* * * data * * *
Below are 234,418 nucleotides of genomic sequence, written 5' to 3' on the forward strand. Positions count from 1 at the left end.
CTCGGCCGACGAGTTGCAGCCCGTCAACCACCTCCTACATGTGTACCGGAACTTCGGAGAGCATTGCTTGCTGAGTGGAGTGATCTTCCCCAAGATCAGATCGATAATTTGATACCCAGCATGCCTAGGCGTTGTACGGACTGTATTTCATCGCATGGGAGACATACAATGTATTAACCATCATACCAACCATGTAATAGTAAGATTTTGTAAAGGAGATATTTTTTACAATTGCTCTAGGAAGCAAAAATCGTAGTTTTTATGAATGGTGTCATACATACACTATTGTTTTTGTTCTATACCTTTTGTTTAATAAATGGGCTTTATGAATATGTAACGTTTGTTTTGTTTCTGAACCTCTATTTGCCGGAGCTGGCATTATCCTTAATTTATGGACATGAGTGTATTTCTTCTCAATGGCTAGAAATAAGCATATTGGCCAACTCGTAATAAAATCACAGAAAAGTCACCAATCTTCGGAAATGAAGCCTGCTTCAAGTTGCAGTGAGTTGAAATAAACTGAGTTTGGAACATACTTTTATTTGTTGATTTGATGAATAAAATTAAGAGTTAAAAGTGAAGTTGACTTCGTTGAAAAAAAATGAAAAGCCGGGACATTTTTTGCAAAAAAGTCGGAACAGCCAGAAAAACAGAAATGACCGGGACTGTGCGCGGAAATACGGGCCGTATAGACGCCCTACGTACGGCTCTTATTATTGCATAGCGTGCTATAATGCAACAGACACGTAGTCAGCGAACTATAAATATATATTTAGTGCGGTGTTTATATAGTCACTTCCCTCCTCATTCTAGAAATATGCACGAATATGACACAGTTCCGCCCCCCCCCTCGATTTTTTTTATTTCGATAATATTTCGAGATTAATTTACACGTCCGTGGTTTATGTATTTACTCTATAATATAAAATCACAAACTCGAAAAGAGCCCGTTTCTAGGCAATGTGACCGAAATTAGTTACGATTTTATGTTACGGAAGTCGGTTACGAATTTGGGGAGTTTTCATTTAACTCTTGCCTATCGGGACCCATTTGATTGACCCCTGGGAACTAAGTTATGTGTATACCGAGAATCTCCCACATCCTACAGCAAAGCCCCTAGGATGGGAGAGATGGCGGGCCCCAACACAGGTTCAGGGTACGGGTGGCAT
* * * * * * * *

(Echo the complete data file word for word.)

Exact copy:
Below are 234,418 nucleotides of genomic sequence, written 5' to 3' on the forward strand. Positions count from 1 at the left end.
CTCGGCCGACGAGTTGCAGCCCGTCAACCACCTCCTACATGTGTACCGGAACTTCGGAGAGCATTGCTTGCTGAGTGGAGTGATCTTCCCCAAGATCAGATCGATAATTTGATACCCAGCATGCCTAGGCGTTGTACGGACTGTATTTCATCGCATGGGAGACATACAATGTATTAACCATCATACCAACCATGTAATAGTAAGATTTTGTAAAGGAGATATTTTTTACAATTGCTCTAGGAAGCAAAAATCGTAGTTTTTATGAATGGTGTCATACATACACTATTGTTTTTGTTCTATACCTTTTGTTTAATAAATGGGCTTTATGAATATGTAACGTTTGTTTTGTTTCTGAACCTCTATTTGCCGGAGCTGGCATTATCCTTAATTTATGGACATGAGTGTATTTCTTCTCAATGGCTAGAAATAAGCATATTGGCCAACTCGTAATAAAATCACAGAAAAGTCACCAATCTTCGGAAATGAAGCCTGCTTCAAGTTGCAGTGAGTTGAAATAAACTGAGTTTGGAACATACTTTTATTTGTTGATTTGATGAATAAAATTAAGAGTTAAAAGTGAAGTTGACTTCGTTGAAAAAAAATGAAAAGCCGGGACATTTTTTGCAAAAAAGTCGGAACAGCCAGAAAAACAGAAATGACCGGGACTGTGCGCGGAAATACGGGCCGTATAGACGCCCTACGTACGGCTCTTATTATTGCATAGCGTGCTATAATGCAACAGACACGTAGTCAGCGAACTATAAATATATATTTAGTGCGGTGTTTATATAGTCACTTCCCTCCTCATTCTAGAAATATGCACGAATATGACACAGTTCCGCCCCCCCCCTCGATTTTTTTTATTTCGATAATATTTCGAGATTAATTTACACGTCCGTGGTTTATGTATTTACTCTATAATATAAAATCACAAACTCGAAAAGAGCCCGTTTCTAGGCAATGTGACCGAAATTAGTTACGATTTTATGTTACGGAAGTCGGTTACGAATTTGGGGAGTTTTCATTTAACTCTTGCCTATCGGGACCCATTTGATTGACCCCTGGGAACTAAGTTATGTGTATACCGAGAATCTCCCACATCCTACAGCAAAGCCCCTAGGATGGGAGAGATGGCGGGCCCCAACACAGGTTCAGGGTACGGGTGGCAT